Most upscale restaurants have them, as do many neighborhood pubs. They can serve as an appetizer, a dessert (if you want to eat like a European) or even as a meal unto themselves. Cheese plates are as adaptable and unique as the chefs and restaurants that prepare them, so Mountain Xpress recently undertook an exploration of Asheville’s cultured offerings.
Over the course of a month, WNC Cheese Trail executive director and Cheese Store of Asheville owner Katie Moore, her assistant Erin Dickinson and Bouchon manager and home cheesemaker Lindsey Menendez — all of whom are involved in the upcoming launch of the new Cheese Bar at 5 Walnut — joined Xpress for a marathon tour of the diverse cheese choices at downtown, River Arts District and West Asheville restaurants. While a variety of offerings was sampled, it wasn’t possible to visit every restaurant in the area. Also, as selections rotate regularly and with the seasons, the focus is not on specific brands, but on each venue’s unique approach to cheese presentation.
During the sampling, the group remained aware of these criteria:
1. Service: A knowledgable server who can tell you about everything on the plate and where it comes from is paramount.
2. Variety and compatibility: Do the flavors represented on the board line up? Do the cheeses have a variety of textures, aromas and sharpness? Do the pairings play well together and complement the work of the cheesemakers? Also, this group found it important that the pairings didn’t touch the cheese. The sad sight of a perfect chèvre drenched in honey highlights neither the honey nor the cheese. It’s preferable for the diners to do the drizzling themselves.
3. Presentation: This was a controversial point among members of the group. Some saw value in presentation but do not consider it to be imperative. Others, however, felt the attractiveness of the plate was paramount.
4. Ripeness and age: Serve a Brie before its time, and it lacks pizzaz. But keep it in the fridge too long, and it will be sour and taste ammoniated. Knowing when a cheese is ready is key.
Here are a few of the cheese plates the team experienced during the tour:
Before diving into Cucina 24’s impeccably produced pastas and entrées, be sure to work your way across its cheese board — a long, sprawling plank of house-made pickles, ferments, breads, crackers and massive portions of locally made and imported cheeses. “I thought it was neat how they really stayed true to who they are as a restaurant,” says Menendez. Just like their cuisine overall, which is an Italian take on Appalachian ingredients, the board is a mix of local and imported cheeses beautifully displayed. Moore also observes that the servers at Cucina are knowledgable about the cheese-board offerings.
A spread for the hardcore cheeseheads out there, Rhubarb’s cheese plate is simple and focused entirely on North Carolina cheeses with little to interfere. “The cheeses worked well together but were also all very different,” Moore says. And Menendez adds, “They gave us a lot of cheese, and then they gave us almonds, two types of jams, and the house-made bread. And that is how I want to eat a cheese plate.”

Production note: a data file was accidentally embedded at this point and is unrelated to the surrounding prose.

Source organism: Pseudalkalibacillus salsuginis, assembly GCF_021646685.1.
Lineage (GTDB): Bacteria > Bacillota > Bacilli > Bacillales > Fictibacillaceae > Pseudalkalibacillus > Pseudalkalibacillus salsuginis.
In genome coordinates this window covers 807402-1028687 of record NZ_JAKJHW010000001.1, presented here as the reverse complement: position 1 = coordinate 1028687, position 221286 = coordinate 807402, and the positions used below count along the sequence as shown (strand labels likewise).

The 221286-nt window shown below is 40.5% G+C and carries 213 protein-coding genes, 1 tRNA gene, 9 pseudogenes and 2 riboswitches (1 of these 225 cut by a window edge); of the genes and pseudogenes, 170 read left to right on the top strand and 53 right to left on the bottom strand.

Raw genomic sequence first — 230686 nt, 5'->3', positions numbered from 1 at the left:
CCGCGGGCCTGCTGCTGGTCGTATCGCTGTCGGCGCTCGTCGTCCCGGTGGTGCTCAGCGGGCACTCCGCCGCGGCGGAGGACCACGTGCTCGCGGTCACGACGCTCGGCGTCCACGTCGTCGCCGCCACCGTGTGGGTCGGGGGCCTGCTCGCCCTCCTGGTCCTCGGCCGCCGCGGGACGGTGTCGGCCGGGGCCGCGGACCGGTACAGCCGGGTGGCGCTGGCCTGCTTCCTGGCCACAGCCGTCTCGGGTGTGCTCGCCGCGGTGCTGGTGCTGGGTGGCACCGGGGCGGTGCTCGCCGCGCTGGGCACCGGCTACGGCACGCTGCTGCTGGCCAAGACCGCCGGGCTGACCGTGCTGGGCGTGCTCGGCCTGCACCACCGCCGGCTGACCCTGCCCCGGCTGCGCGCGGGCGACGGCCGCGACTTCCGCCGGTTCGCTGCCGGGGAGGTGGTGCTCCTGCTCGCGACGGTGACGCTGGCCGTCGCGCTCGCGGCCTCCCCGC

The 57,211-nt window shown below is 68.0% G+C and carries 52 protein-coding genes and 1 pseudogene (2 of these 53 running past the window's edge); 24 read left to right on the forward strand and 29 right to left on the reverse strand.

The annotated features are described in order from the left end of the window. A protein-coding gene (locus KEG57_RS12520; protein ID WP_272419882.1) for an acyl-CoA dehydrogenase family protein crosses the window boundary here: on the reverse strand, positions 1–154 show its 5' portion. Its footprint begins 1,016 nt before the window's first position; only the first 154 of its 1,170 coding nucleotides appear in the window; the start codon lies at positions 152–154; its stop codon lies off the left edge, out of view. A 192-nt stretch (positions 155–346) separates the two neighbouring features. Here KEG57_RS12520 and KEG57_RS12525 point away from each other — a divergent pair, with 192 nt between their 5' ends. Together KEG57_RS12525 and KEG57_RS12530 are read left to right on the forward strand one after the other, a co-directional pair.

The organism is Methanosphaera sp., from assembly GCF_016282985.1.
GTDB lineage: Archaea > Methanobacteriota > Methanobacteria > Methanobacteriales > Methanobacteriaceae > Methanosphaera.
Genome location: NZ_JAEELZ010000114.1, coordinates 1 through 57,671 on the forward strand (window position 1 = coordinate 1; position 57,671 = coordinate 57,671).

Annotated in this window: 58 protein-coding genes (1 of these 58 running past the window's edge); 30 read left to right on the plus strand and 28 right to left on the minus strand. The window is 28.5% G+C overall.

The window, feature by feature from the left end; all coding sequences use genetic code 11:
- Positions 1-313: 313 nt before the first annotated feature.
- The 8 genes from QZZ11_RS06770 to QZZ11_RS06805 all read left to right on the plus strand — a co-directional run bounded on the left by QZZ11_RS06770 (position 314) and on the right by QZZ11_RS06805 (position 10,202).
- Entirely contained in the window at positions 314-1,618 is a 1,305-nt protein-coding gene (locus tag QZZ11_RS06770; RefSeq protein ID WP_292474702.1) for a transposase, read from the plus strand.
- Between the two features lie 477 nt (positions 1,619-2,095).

The Market Place
“Fancy” is how Dickinson describes The Market Place’s large wooden slabs artfully arranged with hefty cuts of cheeses from area artisans such as Cane Creek Creamery and Yellow Branch Farm. Nuts and foraged herbs and fruits like serviceberries round out the presentation. “This was one of few we had where the cheeses weren’t touched by something that would impart some other flavor,” Menendez says. “There were jams and things, but they were separated. They really left the cheese alone.”
The Bull and Beggar
The Bull and Beggar’s cheese board is a simple, elegant presentation of five cheeses ranging from creamy and spreadable to aged and aromatic. Each offering was individually paired with explosively flavorful house-made jam or chutney, fresh fruits or honey. “The presentation was beautiful, and all the cheeses were very, very good,” says Moore, who also observes that the entire board was carefully composed of imported varietals from France and Spain.
The cheese platter at The Junction is filling enough to serve as a meal. “If I were going to go have a drink and something to eat, and that’s all I was going to do all night, this is the one I would get,” says Dickinson. The board is heavy with house-made charcuterie in addition to its cheeses.
Urban Orchard’s board is also substantial and offers a wide variety of entirely local cheeses, mostly from Looking Glass Farm and Three Graces Dairy, with unique fruit pairings such as kiwi and orange, along with almonds, olives and pickles. “For a neighborhood bar, you really wouldn’t expect something like that,” notes Dickinson. “It’s really nice,” Moore adds, “It’s really fun to pair with a cider instead of a wine or a beer.”
Chestnut presents a massive platter of excellent charcuterie and regional and imported cheeses. With its piles of greens, fruits and accoutrements, Menedez points out, “It really was like a picnic plate.” Moore says, “To me, if you wanted to go and have a cheese plate as your meal, that’s the way to do it.” It is decidedly more meat-heavy than cheesecentric, so it might not be the best option for the veg heads in your crew.